SAN FRANCISCO (AP) — The San Francisco Giants have their own version of the Core Four that has fueled their recent October dominance.
While players with catchy nicknames like the Panda, the Freak and MadBum, and shiny trophies like former NL Rookie of the Year and MVP Buster Posey get most of the accolades, a quartet of relievers has played almost as big a role in putting the Giants in position to win a third World Series title in five years.
Santiago Casilla, Jeremy Affeldt, Javier Lopez and Sergio Romo are among the seven players who have played in all three postseason runs for San Francisco since 2010, providing stability to a role that can be so hard for some teams to fill come October.
“One thing that we have that’s kind of nice is we have that continuity,” Lopez said. “We’ve been around each other for, this is now our fifth year together for most of us especially in that back end of the pen. That part’s kind of nice. We know what we can do, and we complement each other.”
With a win in the World Series starting Tuesday night in Kansas City, the Giants will join the New York Yankees teams led by Mariano Rivera, Derek Jeter, Bernie Williams and Jorge Posada as the only teams in the past 40 years to win it all at least three times in five seasons.
Like those great Yankees teams that won four titles from 1996-2000, the Giants have relied on stellar relief pitching.
“It’s nice to have these four guys with their experience and calmness they bring to the bullpen,” Giants manager Bruce Bochy said.
Lopez has had a steady role as a left-handed specialist whose submarine delivery is lethal against lefties, and Affeldt is another tough lefty who can pitch longer because he is almost as effective against right-handed hitters.
Casilla and Romo have had their roles change over the years as the Giants are looking to win their third title with a third closer.
Brian Wilson handled the job in 2010 with Romo and Casilla serving as setup men. That changed in 2012 when Casilla stepped into the closer role after Wilson got hurt early in the season.
Casilla didn’t last in the role as Romo proved more effective and ended up closing out the World Series by striking out Miguel Cabrera.
Casilla and Romo flopped roles again this year after Romo blew three saves in June.
“We had a lot of success when he was the closer here, and it’s not easy sometimes,” Bochy said. “But he never said anything, never complained. For a manager, you appreciate that. He wanted to do everything he could to help the team. That’s the only way this works.”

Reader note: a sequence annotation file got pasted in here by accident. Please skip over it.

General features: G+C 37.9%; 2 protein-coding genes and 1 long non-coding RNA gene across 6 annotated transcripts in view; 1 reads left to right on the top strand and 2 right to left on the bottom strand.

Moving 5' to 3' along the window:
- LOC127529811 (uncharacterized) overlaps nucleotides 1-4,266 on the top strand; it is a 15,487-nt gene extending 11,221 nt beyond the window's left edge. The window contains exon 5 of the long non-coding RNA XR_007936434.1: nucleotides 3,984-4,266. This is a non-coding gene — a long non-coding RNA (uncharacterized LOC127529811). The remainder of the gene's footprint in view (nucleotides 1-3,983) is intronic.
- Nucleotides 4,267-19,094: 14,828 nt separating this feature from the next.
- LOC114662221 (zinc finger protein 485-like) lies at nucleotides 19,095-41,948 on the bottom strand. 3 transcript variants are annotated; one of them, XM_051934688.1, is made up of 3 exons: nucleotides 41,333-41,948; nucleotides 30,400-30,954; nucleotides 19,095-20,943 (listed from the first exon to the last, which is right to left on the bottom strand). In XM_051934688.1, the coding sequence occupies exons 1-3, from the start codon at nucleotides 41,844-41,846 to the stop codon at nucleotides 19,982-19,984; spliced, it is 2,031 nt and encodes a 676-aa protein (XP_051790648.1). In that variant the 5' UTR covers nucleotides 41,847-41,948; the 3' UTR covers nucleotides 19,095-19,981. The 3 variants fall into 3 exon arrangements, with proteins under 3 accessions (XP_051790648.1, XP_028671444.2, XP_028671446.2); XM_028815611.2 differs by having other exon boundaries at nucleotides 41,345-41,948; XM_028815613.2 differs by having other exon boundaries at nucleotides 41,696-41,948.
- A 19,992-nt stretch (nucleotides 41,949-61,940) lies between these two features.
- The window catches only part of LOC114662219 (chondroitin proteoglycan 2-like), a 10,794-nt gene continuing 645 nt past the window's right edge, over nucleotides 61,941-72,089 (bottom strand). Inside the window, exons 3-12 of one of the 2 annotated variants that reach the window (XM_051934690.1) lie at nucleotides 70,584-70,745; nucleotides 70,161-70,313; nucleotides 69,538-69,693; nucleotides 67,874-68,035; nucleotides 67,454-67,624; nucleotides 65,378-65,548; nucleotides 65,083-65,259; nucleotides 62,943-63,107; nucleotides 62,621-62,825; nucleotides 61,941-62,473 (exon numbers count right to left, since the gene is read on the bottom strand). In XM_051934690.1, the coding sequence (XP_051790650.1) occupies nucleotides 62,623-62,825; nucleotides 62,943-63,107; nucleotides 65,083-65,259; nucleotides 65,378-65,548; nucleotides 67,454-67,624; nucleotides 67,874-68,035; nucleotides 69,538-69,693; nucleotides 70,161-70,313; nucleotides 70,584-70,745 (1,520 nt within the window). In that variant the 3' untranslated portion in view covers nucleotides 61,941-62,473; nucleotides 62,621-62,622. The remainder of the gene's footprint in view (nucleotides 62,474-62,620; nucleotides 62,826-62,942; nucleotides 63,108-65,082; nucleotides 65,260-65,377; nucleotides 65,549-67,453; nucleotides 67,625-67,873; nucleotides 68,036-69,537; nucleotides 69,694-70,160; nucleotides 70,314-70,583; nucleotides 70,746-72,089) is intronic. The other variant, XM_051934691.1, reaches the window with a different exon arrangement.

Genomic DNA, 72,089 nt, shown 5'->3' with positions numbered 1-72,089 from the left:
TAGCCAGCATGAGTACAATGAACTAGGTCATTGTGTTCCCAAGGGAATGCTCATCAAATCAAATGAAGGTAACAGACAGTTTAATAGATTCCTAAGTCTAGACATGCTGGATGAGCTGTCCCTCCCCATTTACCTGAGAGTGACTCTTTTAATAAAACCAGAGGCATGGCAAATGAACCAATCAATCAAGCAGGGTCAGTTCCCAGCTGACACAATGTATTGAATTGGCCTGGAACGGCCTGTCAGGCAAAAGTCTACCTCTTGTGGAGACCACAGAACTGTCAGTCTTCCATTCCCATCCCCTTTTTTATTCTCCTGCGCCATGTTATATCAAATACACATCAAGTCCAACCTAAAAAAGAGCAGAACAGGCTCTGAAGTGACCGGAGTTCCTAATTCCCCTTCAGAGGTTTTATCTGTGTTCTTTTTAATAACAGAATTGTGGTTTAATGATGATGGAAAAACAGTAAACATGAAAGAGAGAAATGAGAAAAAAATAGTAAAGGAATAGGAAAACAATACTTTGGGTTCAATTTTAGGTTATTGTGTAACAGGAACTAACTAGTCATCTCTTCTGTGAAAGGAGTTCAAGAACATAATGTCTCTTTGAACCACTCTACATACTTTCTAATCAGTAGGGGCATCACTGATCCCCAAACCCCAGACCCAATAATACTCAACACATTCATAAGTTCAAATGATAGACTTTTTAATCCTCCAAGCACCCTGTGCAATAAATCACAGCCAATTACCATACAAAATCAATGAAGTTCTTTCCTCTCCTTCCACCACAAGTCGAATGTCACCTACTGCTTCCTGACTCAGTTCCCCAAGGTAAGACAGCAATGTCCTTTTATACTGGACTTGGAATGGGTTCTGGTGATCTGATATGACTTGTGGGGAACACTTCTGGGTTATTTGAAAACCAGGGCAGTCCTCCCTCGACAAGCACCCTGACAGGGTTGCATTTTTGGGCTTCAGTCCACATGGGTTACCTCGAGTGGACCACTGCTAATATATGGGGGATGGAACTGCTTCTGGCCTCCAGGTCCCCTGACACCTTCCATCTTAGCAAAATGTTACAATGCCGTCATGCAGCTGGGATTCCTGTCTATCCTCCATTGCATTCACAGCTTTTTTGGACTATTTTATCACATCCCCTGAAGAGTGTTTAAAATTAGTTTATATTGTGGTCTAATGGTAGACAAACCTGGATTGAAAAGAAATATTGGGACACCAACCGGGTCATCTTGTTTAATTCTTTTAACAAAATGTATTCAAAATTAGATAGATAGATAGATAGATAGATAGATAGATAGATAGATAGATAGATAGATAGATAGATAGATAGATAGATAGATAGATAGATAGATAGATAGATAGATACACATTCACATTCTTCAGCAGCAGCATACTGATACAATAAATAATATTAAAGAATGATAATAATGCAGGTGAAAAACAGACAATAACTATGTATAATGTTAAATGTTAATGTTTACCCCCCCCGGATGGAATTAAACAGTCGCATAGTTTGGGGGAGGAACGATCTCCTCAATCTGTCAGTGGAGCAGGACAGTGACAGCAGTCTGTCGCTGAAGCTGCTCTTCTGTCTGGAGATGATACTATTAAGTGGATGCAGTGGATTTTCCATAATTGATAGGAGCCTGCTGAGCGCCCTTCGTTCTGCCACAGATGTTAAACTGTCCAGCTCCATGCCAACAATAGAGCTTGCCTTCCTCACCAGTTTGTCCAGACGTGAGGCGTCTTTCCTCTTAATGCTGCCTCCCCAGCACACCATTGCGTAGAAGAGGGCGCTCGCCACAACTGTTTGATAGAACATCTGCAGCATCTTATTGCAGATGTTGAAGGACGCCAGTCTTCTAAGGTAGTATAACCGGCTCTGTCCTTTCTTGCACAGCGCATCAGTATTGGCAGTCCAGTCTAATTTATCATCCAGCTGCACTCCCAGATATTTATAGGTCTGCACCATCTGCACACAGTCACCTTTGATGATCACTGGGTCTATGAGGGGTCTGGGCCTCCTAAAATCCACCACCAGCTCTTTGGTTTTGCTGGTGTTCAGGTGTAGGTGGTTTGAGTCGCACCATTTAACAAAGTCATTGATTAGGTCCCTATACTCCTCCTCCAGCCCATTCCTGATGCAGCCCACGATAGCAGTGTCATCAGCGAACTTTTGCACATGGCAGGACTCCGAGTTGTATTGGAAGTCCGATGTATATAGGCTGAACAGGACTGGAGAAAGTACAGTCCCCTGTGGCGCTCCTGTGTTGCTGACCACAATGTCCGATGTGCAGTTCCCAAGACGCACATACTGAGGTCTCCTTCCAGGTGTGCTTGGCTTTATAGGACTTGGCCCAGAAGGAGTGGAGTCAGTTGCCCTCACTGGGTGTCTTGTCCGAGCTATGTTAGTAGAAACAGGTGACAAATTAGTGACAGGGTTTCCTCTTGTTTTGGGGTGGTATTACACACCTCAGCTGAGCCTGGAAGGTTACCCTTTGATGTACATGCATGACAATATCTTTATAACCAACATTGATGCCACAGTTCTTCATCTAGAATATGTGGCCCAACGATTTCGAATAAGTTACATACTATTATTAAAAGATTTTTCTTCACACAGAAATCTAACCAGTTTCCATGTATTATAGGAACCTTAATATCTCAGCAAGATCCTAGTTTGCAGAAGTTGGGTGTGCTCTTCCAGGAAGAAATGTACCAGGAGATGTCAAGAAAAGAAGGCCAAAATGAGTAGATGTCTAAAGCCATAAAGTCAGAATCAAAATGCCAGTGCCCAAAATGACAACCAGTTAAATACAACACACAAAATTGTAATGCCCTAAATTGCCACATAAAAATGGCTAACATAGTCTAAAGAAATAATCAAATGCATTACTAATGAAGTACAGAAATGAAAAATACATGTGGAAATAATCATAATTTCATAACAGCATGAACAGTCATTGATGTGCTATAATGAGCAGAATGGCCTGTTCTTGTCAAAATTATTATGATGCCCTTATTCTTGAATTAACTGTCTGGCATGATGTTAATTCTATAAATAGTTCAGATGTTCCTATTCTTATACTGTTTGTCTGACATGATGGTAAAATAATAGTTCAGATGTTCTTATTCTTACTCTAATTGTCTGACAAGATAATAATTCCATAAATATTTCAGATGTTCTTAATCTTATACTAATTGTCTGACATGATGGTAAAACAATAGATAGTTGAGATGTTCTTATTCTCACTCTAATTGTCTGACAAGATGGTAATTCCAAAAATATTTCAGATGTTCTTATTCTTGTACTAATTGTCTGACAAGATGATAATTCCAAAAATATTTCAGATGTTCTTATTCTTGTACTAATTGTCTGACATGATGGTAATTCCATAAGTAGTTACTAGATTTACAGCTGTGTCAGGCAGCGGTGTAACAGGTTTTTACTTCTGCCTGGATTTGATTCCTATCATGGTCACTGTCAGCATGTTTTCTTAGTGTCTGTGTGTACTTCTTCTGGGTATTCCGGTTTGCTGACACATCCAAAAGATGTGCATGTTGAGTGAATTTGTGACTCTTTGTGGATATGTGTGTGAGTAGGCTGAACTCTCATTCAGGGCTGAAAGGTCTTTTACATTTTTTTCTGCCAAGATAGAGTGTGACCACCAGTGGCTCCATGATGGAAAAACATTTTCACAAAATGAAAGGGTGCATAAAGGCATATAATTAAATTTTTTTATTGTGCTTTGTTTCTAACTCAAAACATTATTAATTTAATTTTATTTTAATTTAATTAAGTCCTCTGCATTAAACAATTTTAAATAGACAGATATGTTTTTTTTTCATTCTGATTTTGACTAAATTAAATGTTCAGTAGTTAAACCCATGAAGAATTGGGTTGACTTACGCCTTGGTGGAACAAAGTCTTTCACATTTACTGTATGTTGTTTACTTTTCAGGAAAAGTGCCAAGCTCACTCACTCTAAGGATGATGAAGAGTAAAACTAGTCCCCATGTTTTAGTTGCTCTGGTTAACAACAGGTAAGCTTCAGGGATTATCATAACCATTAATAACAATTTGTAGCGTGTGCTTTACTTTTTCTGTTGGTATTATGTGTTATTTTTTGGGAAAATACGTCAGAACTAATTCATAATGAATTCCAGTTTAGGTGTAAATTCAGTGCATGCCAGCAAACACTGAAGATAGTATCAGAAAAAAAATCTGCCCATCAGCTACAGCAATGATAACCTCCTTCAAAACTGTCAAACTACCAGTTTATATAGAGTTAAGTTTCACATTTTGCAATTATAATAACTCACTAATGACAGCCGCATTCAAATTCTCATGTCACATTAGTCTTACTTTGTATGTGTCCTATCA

The four have combined for a 6-1 record with eight saves and a 1.31 ERA over 87 postseason appearances since 2010. Affeldt has gone 18 straight appearances without a run, Casilla 17 and Lopez 15.
With 68 2-3 innings, they have accounted for nearly one-fifth of San Francisco’s postseason innings since 2010, and more than the more heralded starters.
“Every time I’ve been in the playoffs, it seems like bullpens are used to their maximum,” Affeldt said. “‘Guys have come in in different situations and thrown strikes and come in for guys when maybe we have to come in mid-inning, guys on base, stuff like that. We’ve done a pretty good job.”
The four have gotten help this postseason from journeyman Yusmeiro Petit, whose nine shutout innings of two-hit relief were big reasons for San Francisco’s wins in Game 2 of the division series against Washington and Game 4 of the NLCS against St. Louis.
Petit has been let go four times in his career, including briefly last season by the Giants, making him a perfect fit in a bullpen of mostly castoffs.
Of the seven relievers who have pitched this postseason, only Affeldt hasn’t been released, waived or designated for assignment in his career. Casilla was signed to a minor league deal before the 2010 season after being let go by Oakland. Lopez was designated for assignment four times in his career before being acquired in a deadline deal with Pittsburgh in 2010.
Romo is a former 28th round pick who was designated for assignment by San Francisco in 2008 before earning a regular role in the majors.
Now they are all proven major leaguers and postseason stars that the Giants would never think of letting go.
“They thrive on being out there in a tight game, in a late situation,” Bochy said. “They certainly help me make my decisions a lot easier.”